The Story of Freemasonry
adapted from H.L. Haywood
Earliest Hints of Masonry in England
Hundreds of years ago the word “Mason” was used for a man who was engaged in some form of the art of building, whether it was to superintend a squad of craftsmen, to make designs, to work with his own hands in wood or stone, to toil in the quarries, or as sculptor, carver, or glazier, to make a building beautiful. Like men in all the other skilled trades these workmen were bound together in a form of organization called a guild. Such guilds for centuries had their own officers, kept records, regulated hours of labor, wages, and other conditions of work. They supervised the training of apprentices, were responsible to the king or other public authorities for their conduct, and acted as a court for disciplining its own members.
In the builders’ guild there were two classes of workmen. The larger of these was composed of Masons who were confined in their labors to a local community or jurisdiction. The other class was smaller in number but greatlysuperior in skill and standing. Its members were permitted by both guild and public laws to travel about from place to place or from country to country, wherever opportunity might arise for their own type of work. Because they were thus free of local restrictions they were called Freemasons. It was among these latter that the seeds of our fraternity probably sprouted.
These Freemasons were distinguished above all other workmen of their period by their creation of Gothic architecture, one of the greatest and most complex of all achievements in the arts of the Middle Ages. It is a style of building that remains a source of wonder and amazement for our modern world, ranked by historians as among the supreme masterpieces of human skill. The men who designed and built these famed structures were exemplars of intelligence and craftsmanship. Every modern Freemason may be justified in feeling a bit of pride in this distant lineage.
Masonic craftsmen had an organization of their own into which common masons or other types of workmen were not admitted. More than a craft and more than a guild, we may perhaps describe it as a fraternity, as they also seem to have had in their possession a set of rules (not quite a ritual) by means of which they instructed candidates entering into their group. Exactly how this set of moral rules and sciences developed there is no sure way of knowing, but the evidence suggests that it was already in use when the earliest still-existing Masonic text, known as the Regius Manuscript, was written around A.D.1400. That manuscript, written in rhyming couplet verse, gives a loose sense of the ideas, rules, sciences, legends, and practices from which Masonic ritual of today developed, and if we truly can tie our own practices in some way back to that text—and despite the distance and differences we certainly can—modern Masons are justified in saying that our ceremony is indeed very old. While the Regius Manuscriptwas written about six-hundred years ago, it probably reflects a tradition of even greater age.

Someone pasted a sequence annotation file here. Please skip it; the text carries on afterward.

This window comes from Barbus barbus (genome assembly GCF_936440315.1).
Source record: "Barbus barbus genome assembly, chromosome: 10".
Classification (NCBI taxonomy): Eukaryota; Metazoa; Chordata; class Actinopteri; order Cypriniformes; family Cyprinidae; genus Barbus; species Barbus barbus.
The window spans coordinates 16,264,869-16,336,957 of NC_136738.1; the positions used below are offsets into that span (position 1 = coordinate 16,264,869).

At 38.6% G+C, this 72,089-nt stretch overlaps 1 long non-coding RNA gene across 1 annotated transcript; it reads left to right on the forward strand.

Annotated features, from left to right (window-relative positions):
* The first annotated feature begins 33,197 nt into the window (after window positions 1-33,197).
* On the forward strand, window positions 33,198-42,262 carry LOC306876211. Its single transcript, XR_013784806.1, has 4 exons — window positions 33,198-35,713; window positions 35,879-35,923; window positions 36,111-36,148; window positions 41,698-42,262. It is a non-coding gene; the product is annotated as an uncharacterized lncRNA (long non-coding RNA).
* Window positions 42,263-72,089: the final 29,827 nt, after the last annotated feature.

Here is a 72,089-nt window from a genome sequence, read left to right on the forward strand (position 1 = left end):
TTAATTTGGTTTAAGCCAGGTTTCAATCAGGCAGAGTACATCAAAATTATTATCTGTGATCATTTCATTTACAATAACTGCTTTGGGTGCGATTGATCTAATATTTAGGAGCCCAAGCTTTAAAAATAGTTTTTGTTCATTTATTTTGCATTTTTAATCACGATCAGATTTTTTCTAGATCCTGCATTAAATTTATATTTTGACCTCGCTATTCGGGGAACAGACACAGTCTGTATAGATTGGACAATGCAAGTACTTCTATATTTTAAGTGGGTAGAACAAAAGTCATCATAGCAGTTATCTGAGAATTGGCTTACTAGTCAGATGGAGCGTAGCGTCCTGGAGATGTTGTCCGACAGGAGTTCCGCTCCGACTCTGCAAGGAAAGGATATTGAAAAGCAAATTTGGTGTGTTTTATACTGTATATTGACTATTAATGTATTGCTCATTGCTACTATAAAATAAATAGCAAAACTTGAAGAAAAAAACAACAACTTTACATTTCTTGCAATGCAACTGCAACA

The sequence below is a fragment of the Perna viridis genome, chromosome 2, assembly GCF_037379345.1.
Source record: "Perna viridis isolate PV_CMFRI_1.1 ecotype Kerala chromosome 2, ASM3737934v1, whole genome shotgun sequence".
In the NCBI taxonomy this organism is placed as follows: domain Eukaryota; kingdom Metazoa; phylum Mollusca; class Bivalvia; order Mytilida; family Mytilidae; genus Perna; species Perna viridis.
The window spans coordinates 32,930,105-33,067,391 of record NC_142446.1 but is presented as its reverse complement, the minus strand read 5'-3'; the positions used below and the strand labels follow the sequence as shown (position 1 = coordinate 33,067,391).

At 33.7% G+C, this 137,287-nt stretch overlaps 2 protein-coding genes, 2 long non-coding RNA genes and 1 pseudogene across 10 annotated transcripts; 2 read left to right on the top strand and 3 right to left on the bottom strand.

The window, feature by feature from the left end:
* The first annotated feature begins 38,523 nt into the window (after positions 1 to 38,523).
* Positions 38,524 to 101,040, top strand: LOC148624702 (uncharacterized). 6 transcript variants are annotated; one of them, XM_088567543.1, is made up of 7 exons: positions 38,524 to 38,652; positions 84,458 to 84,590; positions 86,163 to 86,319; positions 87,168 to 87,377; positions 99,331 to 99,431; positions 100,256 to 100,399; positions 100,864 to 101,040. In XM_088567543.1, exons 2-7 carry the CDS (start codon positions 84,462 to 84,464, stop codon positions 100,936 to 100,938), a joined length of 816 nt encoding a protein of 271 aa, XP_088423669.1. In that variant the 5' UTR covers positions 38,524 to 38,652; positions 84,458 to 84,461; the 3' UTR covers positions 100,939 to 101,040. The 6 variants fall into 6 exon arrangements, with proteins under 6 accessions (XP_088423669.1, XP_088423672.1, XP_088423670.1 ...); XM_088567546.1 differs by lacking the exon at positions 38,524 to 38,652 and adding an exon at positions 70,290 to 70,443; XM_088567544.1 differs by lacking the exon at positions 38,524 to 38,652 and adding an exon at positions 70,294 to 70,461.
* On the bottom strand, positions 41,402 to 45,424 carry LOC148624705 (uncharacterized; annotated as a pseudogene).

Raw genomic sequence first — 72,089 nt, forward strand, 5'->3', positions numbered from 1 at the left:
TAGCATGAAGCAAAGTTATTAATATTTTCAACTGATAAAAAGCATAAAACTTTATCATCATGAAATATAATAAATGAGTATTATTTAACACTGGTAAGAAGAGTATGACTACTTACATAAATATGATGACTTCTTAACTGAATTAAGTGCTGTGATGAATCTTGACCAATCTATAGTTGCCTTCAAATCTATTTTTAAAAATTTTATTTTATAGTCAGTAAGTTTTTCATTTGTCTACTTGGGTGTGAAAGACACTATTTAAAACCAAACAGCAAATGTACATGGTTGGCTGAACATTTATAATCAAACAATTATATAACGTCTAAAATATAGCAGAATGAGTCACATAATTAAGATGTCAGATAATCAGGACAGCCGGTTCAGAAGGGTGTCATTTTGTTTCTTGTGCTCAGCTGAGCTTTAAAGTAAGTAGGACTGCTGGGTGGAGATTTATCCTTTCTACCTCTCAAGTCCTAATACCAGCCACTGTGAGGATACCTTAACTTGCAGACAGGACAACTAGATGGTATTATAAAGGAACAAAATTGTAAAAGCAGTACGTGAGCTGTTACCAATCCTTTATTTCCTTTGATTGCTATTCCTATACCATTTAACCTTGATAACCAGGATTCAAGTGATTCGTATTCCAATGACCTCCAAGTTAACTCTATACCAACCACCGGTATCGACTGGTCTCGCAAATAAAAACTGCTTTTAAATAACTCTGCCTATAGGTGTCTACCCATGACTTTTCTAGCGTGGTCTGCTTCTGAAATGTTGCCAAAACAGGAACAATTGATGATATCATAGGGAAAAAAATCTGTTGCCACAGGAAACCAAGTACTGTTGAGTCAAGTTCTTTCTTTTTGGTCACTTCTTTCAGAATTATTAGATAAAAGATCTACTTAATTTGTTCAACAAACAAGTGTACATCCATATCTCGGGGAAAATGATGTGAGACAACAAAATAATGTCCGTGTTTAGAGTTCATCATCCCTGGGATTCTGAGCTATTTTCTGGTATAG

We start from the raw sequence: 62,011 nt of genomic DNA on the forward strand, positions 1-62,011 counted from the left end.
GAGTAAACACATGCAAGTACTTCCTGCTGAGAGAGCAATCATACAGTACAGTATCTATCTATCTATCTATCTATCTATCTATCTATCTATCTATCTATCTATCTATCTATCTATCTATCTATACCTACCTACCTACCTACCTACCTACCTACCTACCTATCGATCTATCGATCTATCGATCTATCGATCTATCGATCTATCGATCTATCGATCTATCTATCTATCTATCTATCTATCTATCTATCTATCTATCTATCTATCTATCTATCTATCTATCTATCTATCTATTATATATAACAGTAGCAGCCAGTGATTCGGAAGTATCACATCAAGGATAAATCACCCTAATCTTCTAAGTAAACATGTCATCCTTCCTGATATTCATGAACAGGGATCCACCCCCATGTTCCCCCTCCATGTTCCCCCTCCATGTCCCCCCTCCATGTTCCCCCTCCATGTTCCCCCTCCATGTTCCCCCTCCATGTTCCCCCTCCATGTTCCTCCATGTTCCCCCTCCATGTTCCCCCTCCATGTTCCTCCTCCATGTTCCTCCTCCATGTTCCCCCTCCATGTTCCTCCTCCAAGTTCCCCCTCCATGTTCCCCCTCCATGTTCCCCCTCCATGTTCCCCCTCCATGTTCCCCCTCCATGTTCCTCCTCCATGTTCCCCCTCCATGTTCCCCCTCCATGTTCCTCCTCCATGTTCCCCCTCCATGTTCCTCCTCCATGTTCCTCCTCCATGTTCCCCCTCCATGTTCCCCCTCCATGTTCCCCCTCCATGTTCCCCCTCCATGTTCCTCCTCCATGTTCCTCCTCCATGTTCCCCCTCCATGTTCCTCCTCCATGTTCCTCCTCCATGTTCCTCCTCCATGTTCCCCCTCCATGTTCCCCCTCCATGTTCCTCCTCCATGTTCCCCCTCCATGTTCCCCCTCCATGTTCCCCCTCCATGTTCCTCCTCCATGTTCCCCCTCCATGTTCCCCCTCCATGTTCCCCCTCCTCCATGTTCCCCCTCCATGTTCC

Dozens of other manuscripts, obviously descendants of the Regiusbut written in prose rather than rhymed verse, were composed over the next two hundred years. While very similar to each other in many ways, each offers some other small piece of history, or increasingly-discernable hints at a ritual system more like what Freemasonry utilizes today.
Medieval Freemasonry: The Operative Period
We today describe those early traveling workmen as “Operative Masons” because they were builders in a literal sense and used their art as a means of livelihood. But it should not be forgotten that even so, they had in their organization many elements of what we should now describe as Speculative (that is, symbolical) Masonry. They used ceremonies and legends as just described, gave relief to unfortunate members, cared for Masons’ widows and orphans, taught and practiced a high type of morality, revered religion, observed their Saints’ Days, and used their tools and the processes of their art as symbols by which to teach their apprentices the arts of life as well as the art of building. Theirs was an Operative Fraternity with many Speculative elements in it. Ours—which has directly descended from it by an unbroken historical chain—is a Speculative Fraternity with many Operative references populating our symbolic discourse. The transition from Operative to Speculative Masonry was a shift of emphasis, from the practical and hands-on, to the more purely philosophical.
In those medieval times, when a group of Operative Masons gathered to begin construction of a structure, one of their first steps was to erect a lodge building (a reasonable shed as the headquarters for the construction) and a Lodge group (the connected assembly of the men themselves). When the building project was completed, the headquarters shed would be taken down, the Lodge group would be dissolved, and the Masons would go elsewhere for another project, carrying all of the secrets and skills of the Craft safely in the repository of their minds and hearts.
The membership was recruited by means of the apprenticeship system. Any Master Mason might propose some boy, twelve or thirteen years of age, and offer evidence of his qualifications. If the proposed apprentice and his potential as a stonemason were found favorable, he was “entered” into the fraternity, which is where modern Freemasonry gets the term for its first, initiatory level of “Entered Apprentice.”